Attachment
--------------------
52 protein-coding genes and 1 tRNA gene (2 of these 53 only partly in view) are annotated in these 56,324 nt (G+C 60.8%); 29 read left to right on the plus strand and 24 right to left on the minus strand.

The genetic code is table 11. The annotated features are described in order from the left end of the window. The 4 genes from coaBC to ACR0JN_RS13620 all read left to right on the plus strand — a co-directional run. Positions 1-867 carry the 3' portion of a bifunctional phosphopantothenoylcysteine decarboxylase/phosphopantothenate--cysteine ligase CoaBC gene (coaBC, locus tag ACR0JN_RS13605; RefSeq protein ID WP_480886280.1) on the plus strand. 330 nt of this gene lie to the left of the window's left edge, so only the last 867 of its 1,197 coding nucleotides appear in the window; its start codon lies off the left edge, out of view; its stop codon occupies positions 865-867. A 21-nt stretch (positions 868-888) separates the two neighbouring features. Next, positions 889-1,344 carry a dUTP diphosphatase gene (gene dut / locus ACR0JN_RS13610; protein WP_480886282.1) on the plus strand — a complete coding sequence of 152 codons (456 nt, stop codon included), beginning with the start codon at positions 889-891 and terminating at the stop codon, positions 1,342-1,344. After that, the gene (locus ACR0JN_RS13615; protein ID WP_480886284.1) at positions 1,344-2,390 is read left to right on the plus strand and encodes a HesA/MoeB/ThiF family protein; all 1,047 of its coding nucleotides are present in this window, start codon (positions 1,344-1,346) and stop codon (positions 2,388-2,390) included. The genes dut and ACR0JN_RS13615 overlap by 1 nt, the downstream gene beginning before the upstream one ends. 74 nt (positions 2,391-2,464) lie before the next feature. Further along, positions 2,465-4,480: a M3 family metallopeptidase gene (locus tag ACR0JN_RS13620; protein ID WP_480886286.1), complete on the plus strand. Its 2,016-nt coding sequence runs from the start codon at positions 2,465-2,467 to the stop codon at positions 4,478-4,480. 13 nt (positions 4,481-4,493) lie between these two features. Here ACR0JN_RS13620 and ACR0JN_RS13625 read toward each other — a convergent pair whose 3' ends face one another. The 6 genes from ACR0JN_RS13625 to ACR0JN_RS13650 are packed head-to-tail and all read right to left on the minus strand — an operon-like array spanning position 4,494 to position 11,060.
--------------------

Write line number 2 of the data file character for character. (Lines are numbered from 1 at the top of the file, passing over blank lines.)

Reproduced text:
The genetic code is table 11. The annotated features are described in order from the left end of the window. The 4 genes from coaBC to ACR0JN_RS13620 all read left to right on the plus strand — a co-directional run. Positions 1-867 carry the 3' portion of a bifunctional phosphopantothenoylcysteine decarboxylase/phosphopantothenate--cysteine ligase CoaBC gene (coaBC, locus tag ACR0JN_RS13605; RefSeq protein ID WP_480886280.1) on the plus strand. 330 nt of this gene lie to the left of the window's left edge, so only the last 867 of its 1,197 coding nucleotides appear in the window; its start codon lies off the left edge, out of view; its stop codon occupies positions 865-867. A 21-nt stretch (positions 868-888) separates the two neighbouring features. Next, positions 889-1,344 carry a dUTP diphosphatase gene (gene dut / locus ACR0JN_RS13610; protein WP_480886282.1) on the plus strand — a complete coding sequence of 152 codons (456 nt, stop codon included), beginning with the start codon at positions 889-891 and terminating at the stop codon, positions 1,342-1,344. After that, the gene (locus ACR0JN_RS13615; protein ID WP_480886284.1) at positions 1,344-2,390 is read left to right on the plus strand and encodes a HesA/MoeB/ThiF family protein; all 1,047 of its coding nucleotides are present in this window, start codon (positions 1,344-1,346) and stop codon (positions 2,388-2,390) included. The genes dut and ACR0JN_RS13615 overlap by 1 nt, the downstream gene beginning before the upstream one ends. 74 nt (positions 2,391-2,464) lie before the next feature. Further along, positions 2,465-4,480: a M3 family metallopeptidase gene (locus tag ACR0JN_RS13620; protein ID WP_480886286.1), complete on the plus strand. Its 2,016-nt coding sequence runs from the start codon at positions 2,465-2,467 to the stop codon at positions 4,478-4,480. 13 nt (positions 4,481-4,493) lie between these two features. Here ACR0JN_RS13620 and ACR0JN_RS13625 read toward each other — a convergent pair whose 3' ends face one another. The 6 genes from ACR0JN_RS13625 to ACR0JN_RS13650 are packed head-to-tail and all read right to left on the minus strand — an operon-like array spanning position 4,494 to position 11,060.